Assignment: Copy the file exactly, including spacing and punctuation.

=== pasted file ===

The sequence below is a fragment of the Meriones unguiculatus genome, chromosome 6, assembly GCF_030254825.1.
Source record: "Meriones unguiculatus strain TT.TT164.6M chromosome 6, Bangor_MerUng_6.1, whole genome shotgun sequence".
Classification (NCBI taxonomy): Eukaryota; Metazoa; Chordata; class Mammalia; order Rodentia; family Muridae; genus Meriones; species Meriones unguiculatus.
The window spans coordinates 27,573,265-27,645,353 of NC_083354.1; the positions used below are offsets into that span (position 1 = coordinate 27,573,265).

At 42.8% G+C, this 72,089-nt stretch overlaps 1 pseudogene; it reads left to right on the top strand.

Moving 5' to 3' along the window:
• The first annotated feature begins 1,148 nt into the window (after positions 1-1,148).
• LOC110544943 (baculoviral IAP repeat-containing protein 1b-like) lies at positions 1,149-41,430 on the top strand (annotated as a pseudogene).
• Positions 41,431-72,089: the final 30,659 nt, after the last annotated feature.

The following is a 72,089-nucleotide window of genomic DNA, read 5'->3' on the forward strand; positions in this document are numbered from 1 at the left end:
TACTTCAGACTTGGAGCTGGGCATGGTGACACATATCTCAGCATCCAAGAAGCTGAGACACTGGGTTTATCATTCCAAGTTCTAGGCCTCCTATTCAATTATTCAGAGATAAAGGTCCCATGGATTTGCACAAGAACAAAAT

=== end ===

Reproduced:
The sequence below is a fragment of the Meriones unguiculatus genome, chromosome 6, assembly GCF_030254825.1.
Source record: "Meriones unguiculatus strain TT.TT164.6M chromosome 6, Bangor_MerUng_6.1, whole genome shotgun sequence".
Classification (NCBI taxonomy): Eukaryota; Metazoa; Chordata; class Mammalia; order Rodentia; family Muridae; genus Meriones; species Meriones unguiculatus.
The window spans coordinates 27,573,265-27,645,353 of NC_083354.1; the positions used below are offsets into that span (position 1 = coordinate 27,573,265).

At 42.8% G+C, this 72,089-nt stretch overlaps 1 pseudogene; it reads left to right on the top strand.

Moving 5' to 3' along the window:
• The first annotated feature begins 1,148 nt into the window (after positions 1-1,148).
• LOC110544943 (baculoviral IAP repeat-containing protein 1b-like) lies at positions 1,149-41,430 on the top strand (annotated as a pseudogene).
• Positions 41,431-72,089: the final 30,659 nt, after the last annotated feature.

The following is a 72,089-nucleotide window of genomic DNA, read 5'->3' on the forward strand; positions in this document are numbered from 1 at the left end:
TACTTCAGACTTGGAGCTGGGCATGGTGACACATATCTCAGCATCCAAGAAGCTGAGACACTGGGTTTATCATTCCAAGTTCTAGGCCTCCTATTCAATTATTCAGAGATAAAGGTCCCATGGATTTGCACAAGAACAAAAT